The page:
Feb 2015 12

Sign History: Mobil

“Mommy, daddy can we stop by the flying horse?”

Undoubtedly, children throughout history have grown attached to the recognizable logo of Mobil gas stations. While you don’t see the flying horse so much anymore, Peggy the Pegasus (as she is named) marked the Standard Oil expansion for a long period of American and international history.

Like many of the businesses we have grown attached to for their branding, Mobil is not alone in having a long and telling sign history.

 

Introducing America to Gargoyle

No, I’m not talking about the Smurf’s enemy. Gargoyle is the first marketed product of Vacuum Oil, a company founded in 1866. Gargoyle 600-W Steam Cylinder Oil was patented in 1869 for use in Steam engines. It’s still in use today!

The flying red horse for which Mobil was known actually pre-dates the brand by a few years, first appearing on the scene as a white-winged horse in 1911. Ironically, this was the same year that New Jersey’s Standard Oil Co. was broken up into 33 smaller companies by an antitrust lawsuit.

One of the divisions, Socony (short for Standard Oil Company Of New York), had already been using the MobilOil and Mobilgas monikers for their products by the time they merged with Vacuum oil in 1931.

 

Perfect Match

This merger turned out to be a marriage made in Heaven. The Socony brand brought the Mobil name to their products, while Vacuum Oil carried over their iconic winged horse (now red in line with the Socony brand colors).

From 1931 to 1955, the winged horse could be seen on signs, floor mats, printed materials, name plates, oil cans and other branded merchandise for the Socony-Vacuum Motor Oil Company. It was in 1955 that the company changed it’s name to Socony Mobil Oil Company.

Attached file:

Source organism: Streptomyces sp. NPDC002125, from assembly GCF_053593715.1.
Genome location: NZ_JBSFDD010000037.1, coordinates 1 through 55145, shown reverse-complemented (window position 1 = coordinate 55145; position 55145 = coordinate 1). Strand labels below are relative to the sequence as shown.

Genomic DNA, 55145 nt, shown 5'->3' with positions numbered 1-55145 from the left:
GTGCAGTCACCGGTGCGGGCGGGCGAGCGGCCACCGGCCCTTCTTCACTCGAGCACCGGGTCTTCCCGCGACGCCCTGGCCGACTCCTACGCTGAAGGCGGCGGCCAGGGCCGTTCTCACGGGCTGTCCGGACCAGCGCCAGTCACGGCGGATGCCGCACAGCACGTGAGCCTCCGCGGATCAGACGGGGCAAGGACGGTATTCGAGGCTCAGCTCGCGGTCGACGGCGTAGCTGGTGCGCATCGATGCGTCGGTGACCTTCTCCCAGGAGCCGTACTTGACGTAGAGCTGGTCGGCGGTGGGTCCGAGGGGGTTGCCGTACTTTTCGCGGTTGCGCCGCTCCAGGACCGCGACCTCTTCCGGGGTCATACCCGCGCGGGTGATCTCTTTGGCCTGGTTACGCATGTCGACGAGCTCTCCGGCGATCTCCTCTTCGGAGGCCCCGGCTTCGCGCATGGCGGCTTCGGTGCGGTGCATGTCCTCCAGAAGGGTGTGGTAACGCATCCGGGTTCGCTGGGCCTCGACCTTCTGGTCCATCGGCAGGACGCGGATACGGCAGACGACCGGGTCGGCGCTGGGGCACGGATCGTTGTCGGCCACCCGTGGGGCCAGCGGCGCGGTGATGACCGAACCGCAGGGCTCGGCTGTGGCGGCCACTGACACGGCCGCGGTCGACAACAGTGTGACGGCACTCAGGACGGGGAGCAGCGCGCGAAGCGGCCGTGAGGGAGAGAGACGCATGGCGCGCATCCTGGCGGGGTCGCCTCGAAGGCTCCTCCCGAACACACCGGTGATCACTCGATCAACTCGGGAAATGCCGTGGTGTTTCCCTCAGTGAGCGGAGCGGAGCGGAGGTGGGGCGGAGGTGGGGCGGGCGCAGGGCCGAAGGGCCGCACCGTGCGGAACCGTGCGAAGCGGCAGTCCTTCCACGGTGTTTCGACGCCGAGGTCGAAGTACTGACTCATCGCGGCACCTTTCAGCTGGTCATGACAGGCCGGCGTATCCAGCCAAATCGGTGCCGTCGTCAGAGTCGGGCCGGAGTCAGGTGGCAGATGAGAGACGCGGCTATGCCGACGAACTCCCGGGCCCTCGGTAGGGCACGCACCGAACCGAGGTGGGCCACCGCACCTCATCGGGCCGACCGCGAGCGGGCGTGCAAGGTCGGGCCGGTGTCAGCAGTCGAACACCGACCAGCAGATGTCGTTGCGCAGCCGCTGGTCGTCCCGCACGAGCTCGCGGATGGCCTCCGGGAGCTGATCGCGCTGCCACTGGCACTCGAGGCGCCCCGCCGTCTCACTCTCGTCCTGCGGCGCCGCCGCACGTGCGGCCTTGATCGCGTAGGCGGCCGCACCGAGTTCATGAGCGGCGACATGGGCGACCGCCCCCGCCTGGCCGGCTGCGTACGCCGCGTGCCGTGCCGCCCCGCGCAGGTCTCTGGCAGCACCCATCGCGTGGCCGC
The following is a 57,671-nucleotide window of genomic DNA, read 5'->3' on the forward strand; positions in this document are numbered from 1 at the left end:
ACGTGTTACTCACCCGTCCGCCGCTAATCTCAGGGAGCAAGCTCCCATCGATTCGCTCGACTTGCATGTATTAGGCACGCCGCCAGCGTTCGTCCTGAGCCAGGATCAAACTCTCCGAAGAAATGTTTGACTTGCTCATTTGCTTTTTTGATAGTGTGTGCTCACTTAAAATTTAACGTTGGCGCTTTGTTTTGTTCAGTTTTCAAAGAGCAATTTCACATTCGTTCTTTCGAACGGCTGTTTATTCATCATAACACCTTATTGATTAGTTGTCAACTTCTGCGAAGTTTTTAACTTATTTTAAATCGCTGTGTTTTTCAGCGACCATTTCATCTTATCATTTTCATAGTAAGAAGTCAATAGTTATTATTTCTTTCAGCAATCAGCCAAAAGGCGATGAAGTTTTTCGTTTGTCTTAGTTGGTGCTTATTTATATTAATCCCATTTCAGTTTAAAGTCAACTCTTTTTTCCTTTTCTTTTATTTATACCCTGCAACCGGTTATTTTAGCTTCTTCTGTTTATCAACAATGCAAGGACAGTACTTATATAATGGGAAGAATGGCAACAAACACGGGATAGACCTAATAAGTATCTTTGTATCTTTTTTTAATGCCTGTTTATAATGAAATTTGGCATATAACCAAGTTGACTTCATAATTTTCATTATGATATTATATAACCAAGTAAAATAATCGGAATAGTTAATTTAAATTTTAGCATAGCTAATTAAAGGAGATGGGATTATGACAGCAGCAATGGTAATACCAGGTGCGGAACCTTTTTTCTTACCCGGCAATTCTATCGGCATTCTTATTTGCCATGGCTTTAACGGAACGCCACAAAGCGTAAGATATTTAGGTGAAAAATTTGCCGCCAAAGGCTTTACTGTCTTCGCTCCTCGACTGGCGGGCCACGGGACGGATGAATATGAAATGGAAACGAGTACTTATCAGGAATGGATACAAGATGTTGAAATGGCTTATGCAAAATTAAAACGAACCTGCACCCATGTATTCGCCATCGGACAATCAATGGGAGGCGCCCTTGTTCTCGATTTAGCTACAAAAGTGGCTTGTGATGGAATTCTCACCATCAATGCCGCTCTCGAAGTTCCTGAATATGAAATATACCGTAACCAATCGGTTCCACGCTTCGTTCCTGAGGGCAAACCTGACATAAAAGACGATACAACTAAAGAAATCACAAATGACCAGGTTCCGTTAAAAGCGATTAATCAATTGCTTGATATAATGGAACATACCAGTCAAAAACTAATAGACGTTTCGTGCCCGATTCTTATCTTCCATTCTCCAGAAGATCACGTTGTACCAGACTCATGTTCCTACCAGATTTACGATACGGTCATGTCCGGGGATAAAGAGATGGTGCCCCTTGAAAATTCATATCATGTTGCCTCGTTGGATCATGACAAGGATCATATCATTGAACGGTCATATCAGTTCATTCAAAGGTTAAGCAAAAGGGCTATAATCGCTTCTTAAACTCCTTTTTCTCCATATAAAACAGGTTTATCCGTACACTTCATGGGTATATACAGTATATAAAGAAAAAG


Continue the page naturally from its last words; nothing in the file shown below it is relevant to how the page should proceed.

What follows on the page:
The trade name changed only eight years later from Mobilgas to simply Mobil. Along with this name change, Peggy the Pegasus (as she was named) changed direction from a leftward ascent 180 degrees to a rise to the right.

In celebration of their centennial anniversary in 1966, Socony was dropped from the official business name. Resulting in the Mobil Oil Company.

In recent years, a change in marketing trends has seen Peggy dropped from much of Mobil’s branding, replaced by simply the duo-tone typography.

She lives on in our hearts.

 

Collectability

Mobil signs are highly collectible for a few reasons.

  • They are closely related to the automotive industry which is rife with collectors.
  • They are different from one another as the company has undergone important business changes and marketing graphics have evolved.
  • The pegasus is instantly recognizable as a Mobil creation.
  • They hit the peak of their prevalence in the 1950s – an era often romanticized for its nostalgia.

1900s – Gargoyle by Vacuum Oil Reproduction

Sign History - Mobil 1900
1900 – Vacuum Oil Gargoyle with Mobiloil Branding (reproduction)
Image Credit to auto-unique | eBay

1910 Vacuum Oils and Greases

Sign History - Mobil 1910
1910 – Vacuum Oil sign
Image Credit to armada-antiques | eBay

1915 Socony Motor Oil Pump Head

Sign History - Mobil 1915
1915 – Socony Motor Oil Pump Head
Image Credit to Gaspumps.Info

1920 – Pegasus Motor Spirit (Early Appearance of the Iconic Winged Horse)

Sign History - Mobil 1920
1920 – Pegasus Motor Spirit Sign – Antique
Image Credit to OldShopStuff

1930 – Socony/Vacuum MobilOil Sign

Sign History - Mobil 1930
1930 – Socony Vacuum Oil Company Mobiloil Sign
Image Credit to Marvin Odell | Pinterest

1950 – Mobiloil Sign

Sign History - Mobil 1950
1950 – Mobiloil’s revitalized winged horse logo on a pump head.
Image Credit to allaboutdaloot | eBay

1970 – Mobil Sign

Sign History - Mobil 1970
1970 – Mobil’s new sign with Peggy facing the opposite direction
Image Credit to Barrett Jackson Auctions

Today – A more typographic approach

Sign History - Mobil today
Today – Peggy has disappeared from much of Mobil
Image Credit to Wikimedia Commons

Your business could be the next one to make history with its signs. Design and order today!